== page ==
I’m sure we all remember Google’s first foray into connected eyewear with a little fondness. They were ugly and didn’t work very well.

But we thought they were cool.

However, if this new model ever becomes a real product, how helpful could it be if you got real-time translation while someone was speaking with you in another language?

Or if you had hearing issues, you’d have subtitles to help.

The real question will be what Google does with the data they gather from all the eyeballs.

Oh, and then there’s the whole “why is that creeper continuing to stare at me with those weird glasses” issue that I’m sure will come up in a courtroom somewhere.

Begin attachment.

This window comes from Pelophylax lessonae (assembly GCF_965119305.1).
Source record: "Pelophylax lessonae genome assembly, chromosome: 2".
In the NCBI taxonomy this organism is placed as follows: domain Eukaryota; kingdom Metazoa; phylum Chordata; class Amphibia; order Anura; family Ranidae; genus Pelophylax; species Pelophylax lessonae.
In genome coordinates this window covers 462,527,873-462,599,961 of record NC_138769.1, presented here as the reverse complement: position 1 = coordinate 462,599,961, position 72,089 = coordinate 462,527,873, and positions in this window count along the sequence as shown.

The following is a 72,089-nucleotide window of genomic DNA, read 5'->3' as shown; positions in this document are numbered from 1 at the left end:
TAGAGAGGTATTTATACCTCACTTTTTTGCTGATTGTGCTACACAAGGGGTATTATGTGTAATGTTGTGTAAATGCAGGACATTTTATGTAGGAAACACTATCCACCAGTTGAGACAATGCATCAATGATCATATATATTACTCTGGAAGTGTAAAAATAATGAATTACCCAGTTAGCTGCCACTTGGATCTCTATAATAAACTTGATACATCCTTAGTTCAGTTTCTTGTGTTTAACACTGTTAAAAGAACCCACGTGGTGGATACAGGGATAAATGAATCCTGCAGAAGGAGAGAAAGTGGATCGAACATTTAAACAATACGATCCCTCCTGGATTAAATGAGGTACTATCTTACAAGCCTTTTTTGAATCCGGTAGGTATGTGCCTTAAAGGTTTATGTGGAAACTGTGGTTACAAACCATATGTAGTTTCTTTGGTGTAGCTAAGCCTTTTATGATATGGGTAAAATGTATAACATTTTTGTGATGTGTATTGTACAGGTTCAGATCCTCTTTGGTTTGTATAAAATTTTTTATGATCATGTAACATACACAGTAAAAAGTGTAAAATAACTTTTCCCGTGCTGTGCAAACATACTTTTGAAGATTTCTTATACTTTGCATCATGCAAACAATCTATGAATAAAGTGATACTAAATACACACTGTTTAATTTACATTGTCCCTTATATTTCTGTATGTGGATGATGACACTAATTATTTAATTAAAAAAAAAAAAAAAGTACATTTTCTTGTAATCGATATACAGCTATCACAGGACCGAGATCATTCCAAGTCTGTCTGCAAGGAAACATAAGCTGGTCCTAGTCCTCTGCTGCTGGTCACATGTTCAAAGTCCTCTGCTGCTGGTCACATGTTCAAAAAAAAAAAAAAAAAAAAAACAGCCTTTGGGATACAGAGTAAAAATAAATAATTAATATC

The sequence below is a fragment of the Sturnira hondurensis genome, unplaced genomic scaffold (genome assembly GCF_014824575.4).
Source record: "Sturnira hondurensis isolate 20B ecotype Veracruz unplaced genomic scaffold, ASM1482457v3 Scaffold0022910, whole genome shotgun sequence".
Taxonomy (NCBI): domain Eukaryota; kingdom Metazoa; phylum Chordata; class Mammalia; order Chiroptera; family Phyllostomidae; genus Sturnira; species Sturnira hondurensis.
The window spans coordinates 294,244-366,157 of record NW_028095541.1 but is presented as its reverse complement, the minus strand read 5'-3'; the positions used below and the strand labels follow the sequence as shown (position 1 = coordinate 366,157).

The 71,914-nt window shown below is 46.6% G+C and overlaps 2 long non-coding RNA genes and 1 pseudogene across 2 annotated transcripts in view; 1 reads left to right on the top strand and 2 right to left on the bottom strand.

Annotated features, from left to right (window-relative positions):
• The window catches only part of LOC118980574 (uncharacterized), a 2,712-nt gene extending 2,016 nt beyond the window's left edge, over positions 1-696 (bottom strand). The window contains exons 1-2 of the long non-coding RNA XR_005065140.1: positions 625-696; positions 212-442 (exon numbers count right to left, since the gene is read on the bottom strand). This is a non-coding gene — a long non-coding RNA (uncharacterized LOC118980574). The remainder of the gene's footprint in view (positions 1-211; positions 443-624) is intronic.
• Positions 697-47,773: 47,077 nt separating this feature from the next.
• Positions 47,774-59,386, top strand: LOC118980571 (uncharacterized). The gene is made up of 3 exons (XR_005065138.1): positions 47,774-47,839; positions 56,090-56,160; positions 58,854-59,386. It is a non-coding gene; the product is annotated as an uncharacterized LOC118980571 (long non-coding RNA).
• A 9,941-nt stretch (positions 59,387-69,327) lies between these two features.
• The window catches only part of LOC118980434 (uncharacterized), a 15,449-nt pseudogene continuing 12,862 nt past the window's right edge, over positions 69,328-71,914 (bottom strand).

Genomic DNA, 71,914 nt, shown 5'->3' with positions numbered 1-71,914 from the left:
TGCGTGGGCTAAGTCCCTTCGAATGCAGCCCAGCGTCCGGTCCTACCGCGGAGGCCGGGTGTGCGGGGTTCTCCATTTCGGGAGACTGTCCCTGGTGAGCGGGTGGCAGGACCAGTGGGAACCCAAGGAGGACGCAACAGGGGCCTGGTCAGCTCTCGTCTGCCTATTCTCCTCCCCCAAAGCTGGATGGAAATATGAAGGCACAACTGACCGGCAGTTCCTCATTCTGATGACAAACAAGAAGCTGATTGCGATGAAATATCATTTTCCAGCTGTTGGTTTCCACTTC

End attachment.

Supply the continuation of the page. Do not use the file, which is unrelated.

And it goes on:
More from The Verge

On Dealing with Fake News in Education

fake news
Photo by Nijwam Swargiary on Unsplash

Fake news. Disinformation. Misinformation. We see it all and so do our students.

We can choose to ignore it or we, as educators, can help students see what is real, what is fake, and what is somewhere in-between.

Kimberly Rues writes as she tries to get a better understanding of fake news herself:

Eating the proverbial elephant one bite at a time seems like a great place to begin, but which bite to take first? I would propose that we might begin by steeping ourselves in definitions that allow us to speak with clarity in regards to the types of misleading information. Developing a common vocabulary, if you will.